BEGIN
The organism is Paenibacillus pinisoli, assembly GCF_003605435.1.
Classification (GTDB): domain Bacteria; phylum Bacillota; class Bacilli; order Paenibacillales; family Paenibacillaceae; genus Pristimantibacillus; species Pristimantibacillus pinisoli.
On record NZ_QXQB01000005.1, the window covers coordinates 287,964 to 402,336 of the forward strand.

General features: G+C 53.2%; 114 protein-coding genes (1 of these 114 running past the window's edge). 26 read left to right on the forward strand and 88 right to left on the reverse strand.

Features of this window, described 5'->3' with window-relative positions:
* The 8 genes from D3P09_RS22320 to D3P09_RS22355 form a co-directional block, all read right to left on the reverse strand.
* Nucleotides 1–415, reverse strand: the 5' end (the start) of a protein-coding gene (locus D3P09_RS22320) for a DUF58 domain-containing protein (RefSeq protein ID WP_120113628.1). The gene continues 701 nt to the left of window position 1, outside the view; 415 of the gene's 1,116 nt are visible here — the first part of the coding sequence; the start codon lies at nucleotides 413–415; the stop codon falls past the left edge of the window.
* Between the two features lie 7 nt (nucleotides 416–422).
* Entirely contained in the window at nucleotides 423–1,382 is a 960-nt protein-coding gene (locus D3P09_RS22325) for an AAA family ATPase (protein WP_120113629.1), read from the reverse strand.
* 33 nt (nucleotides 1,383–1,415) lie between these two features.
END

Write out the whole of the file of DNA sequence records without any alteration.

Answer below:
The organism is Paenibacillus pinisoli, assembly GCF_003605435.1.
Classification (GTDB): domain Bacteria; phylum Bacillota; class Bacilli; order Paenibacillales; family Paenibacillaceae; genus Pristimantibacillus; species Pristimantibacillus pinisoli.
On record NZ_QXQB01000005.1, the window covers coordinates 287,964 to 402,336 of the forward strand.

General features: G+C 53.2%; 114 protein-coding genes (1 of these 114 running past the window's edge). 26 read left to right on the forward strand and 88 right to left on the reverse strand.

Features of this window, described 5'->3' with window-relative positions:
* The 8 genes from D3P09_RS22320 to D3P09_RS22355 form a co-directional block, all read right to left on the reverse strand.
* Nucleotides 1–415, reverse strand: the 5' end (the start) of a protein-coding gene (locus D3P09_RS22320) for a DUF58 domain-containing protein (RefSeq protein ID WP_120113628.1). The gene continues 701 nt to the left of window position 1, outside the view; 415 of the gene's 1,116 nt are visible here — the first part of the coding sequence; the start codon lies at nucleotides 413–415; the stop codon falls past the left edge of the window.
* Between the two features lie 7 nt (nucleotides 416–422).
* Entirely contained in the window at nucleotides 423–1,382 is a 960-nt protein-coding gene (locus D3P09_RS22325) for an AAA family ATPase (protein WP_120113629.1), read from the reverse strand.
* 33 nt (nucleotides 1,383–1,415) lie between these two features.